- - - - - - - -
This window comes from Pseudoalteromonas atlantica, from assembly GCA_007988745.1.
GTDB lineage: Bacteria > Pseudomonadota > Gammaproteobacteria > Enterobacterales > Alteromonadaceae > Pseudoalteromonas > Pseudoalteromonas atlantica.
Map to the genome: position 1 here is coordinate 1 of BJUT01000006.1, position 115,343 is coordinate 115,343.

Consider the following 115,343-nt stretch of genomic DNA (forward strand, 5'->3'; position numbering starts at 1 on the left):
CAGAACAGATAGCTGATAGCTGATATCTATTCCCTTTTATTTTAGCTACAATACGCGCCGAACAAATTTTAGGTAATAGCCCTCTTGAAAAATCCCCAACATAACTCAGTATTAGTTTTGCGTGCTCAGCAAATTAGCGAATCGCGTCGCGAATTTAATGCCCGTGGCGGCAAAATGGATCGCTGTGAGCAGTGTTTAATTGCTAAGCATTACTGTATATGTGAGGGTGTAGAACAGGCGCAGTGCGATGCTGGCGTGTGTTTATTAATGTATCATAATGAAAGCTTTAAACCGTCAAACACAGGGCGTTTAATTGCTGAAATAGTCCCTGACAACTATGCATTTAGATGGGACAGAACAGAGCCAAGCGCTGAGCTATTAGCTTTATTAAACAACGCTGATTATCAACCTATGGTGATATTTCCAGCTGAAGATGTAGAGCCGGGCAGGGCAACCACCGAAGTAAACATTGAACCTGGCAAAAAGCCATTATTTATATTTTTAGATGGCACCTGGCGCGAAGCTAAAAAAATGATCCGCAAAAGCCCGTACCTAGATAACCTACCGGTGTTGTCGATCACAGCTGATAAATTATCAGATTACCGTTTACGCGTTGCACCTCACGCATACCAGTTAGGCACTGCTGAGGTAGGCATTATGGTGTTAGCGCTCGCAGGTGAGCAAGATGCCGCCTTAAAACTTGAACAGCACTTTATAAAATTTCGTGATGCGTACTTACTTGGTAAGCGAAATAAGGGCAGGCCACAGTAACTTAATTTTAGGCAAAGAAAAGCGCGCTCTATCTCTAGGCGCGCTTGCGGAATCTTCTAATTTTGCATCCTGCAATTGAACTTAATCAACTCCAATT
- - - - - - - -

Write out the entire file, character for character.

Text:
This window comes from Pseudoalteromonas atlantica, from assembly GCA_007988745.1.
GTDB lineage: Bacteria > Pseudomonadota > Gammaproteobacteria > Enterobacterales > Alteromonadaceae > Pseudoalteromonas > Pseudoalteromonas atlantica.
Map to the genome: position 1 here is coordinate 1 of BJUT01000006.1, position 115,343 is coordinate 115,343.

Consider the following 115,343-nt stretch of genomic DNA (forward strand, 5'->3'; position numbering starts at 1 on the left):
CAGAACAGATAGCTGATAGCTGATATCTATTCCCTTTTATTTTAGCTACAATACGCGCCGAACAAATTTTAGGTAATAGCCCTCTTGAAAAATCCCCAACATAACTCAGTATTAGTTTTGCGTGCTCAGCAAATTAGCGAATCGCGTCGCGAATTTAATGCCCGTGGCGGCAAAATGGATCGCTGTGAGCAGTGTTTAATTGCTAAGCATTACTGTATATGTGAGGGTGTAGAACAGGCGCAGTGCGATGCTGGCGTGTGTTTATTAATGTATCATAATGAAAGCTTTAAACCGTCAAACACAGGGCGTTTAATTGCTGAAATAGTCCCTGACAACTATGCATTTAGATGGGACAGAACAGAGCCAAGCGCTGAGCTATTAGCTTTATTAAACAACGCTGATTATCAACCTATGGTGATATTTCCAGCTGAAGATGTAGAGCCGGGCAGGGCAACCACCGAAGTAAACATTGAACCTGGCAAAAAGCCATTATTTATATTTTTAGATGGCACCTGGCGCGAAGCTAAAAAAATGATCCGCAAAAGCCCGTACCTAGATAACCTACCGGTGTTGTCGATCACAGCTGATAAATTATCAGATTACCGTTTACGCGTTGCACCTCACGCATACCAGTTAGGCACTGCTGAGGTAGGCATTATGGTGTTAGCGCTCGCAGGTGAGCAAGATGCCGCCTTAAAACTTGAACAGCACTTTATAAAATTTCGTGATGCGTACTTACTTGGTAAGCGAAATAAGGGCAGGCCACAGTAACTTAATTTTAGGCAAAGAAAAGCGCGCTCTATCTCTAGGCGCGCTTGCGGAATCTTCTAATTTTGCATCCTGCAATTGAACTTAATCAACTCCAATT